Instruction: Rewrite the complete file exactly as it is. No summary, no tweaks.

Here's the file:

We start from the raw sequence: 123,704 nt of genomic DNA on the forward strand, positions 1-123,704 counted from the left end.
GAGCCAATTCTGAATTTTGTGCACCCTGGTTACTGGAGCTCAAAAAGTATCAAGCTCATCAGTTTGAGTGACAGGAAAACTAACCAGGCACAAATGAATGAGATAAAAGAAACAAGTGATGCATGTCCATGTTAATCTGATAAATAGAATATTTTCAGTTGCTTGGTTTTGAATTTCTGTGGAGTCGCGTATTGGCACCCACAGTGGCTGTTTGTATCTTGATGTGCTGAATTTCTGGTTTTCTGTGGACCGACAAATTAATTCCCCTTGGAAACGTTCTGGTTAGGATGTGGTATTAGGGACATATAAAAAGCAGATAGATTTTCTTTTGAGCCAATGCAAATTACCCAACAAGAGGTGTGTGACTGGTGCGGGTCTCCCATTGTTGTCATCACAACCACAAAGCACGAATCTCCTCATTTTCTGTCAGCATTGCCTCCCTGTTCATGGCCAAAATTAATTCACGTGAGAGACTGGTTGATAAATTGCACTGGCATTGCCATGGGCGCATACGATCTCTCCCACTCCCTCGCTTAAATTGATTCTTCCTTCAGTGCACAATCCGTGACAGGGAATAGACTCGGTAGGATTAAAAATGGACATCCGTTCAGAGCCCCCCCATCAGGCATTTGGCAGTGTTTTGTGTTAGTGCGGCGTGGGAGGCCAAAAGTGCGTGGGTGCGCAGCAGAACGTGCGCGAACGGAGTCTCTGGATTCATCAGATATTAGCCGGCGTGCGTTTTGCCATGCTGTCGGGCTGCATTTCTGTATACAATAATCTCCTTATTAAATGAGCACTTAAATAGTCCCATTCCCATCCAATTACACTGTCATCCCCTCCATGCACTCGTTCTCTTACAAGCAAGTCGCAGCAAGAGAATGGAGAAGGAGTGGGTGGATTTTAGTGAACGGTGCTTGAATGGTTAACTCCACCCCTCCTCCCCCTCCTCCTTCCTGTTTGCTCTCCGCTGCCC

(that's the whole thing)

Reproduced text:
We start from the raw sequence: 123,704 nt of genomic DNA on the forward strand, positions 1-123,704 counted from the left end.
GAGCCAATTCTGAATTTTGTGCACCCTGGTTACTGGAGCTCAAAAAGTATCAAGCTCATCAGTTTGAGTGACAGGAAAACTAACCAGGCACAAATGAATGAGATAAAAGAAACAAGTGATGCATGTCCATGTTAATCTGATAAATAGAATATTTTCAGTTGCTTGGTTTTGAATTTCTGTGGAGTCGCGTATTGGCACCCACAGTGGCTGTTTGTATCTTGATGTGCTGAATTTCTGGTTTTCTGTGGACCGACAAATTAATTCCCCTTGGAAACGTTCTGGTTAGGATGTGGTATTAGGGACATATAAAAAGCAGATAGATTTTCTTTTGAGCCAATGCAAATTACCCAACAAGAGGTGTGTGACTGGTGCGGGTCTCCCATTGTTGTCATCACAACCACAAAGCACGAATCTCCTCATTTTCTGTCAGCATTGCCTCCCTGTTCATGGCCAAAATTAATTCACGTGAGAGACTGGTTGATAAATTGCACTGGCATTGCCATGGGCGCATACGATCTCTCCCACTCCCTCGCTTAAATTGATTCTTCCTTCAGTGCACAATCCGTGACAGGGAATAGACTCGGTAGGATTAAAAATGGACATCCGTTCAGAGCCCCCCCATCAGGCATTTGGCAGTGTTTTGTGTTAGTGCGGCGTGGGAGGCCAAAAGTGCGTGGGTGCGCAGCAGAACGTGCGCGAACGGAGTCTCTGGATTCATCAGATATTAGCCGGCGTGCGTTTTGCCATGCTGTCGGGCTGCATTTCTGTATACAATAATCTCCTTATTAAATGAGCACTTAAATAGTCCCATTCCCATCCAATTACACTGTCATCCCCTCCATGCACTCGTTCTCTTACAAGCAAGTCGCAGCAAGAGAATGGAGAAGGAGTGGGTGGATTTTAGTGAACGGTGCTTGAATGGTTAACTCCACCCCTCCTCCCCCTCCTCCTTCCTGTTTGCTCTCCGCTGCCC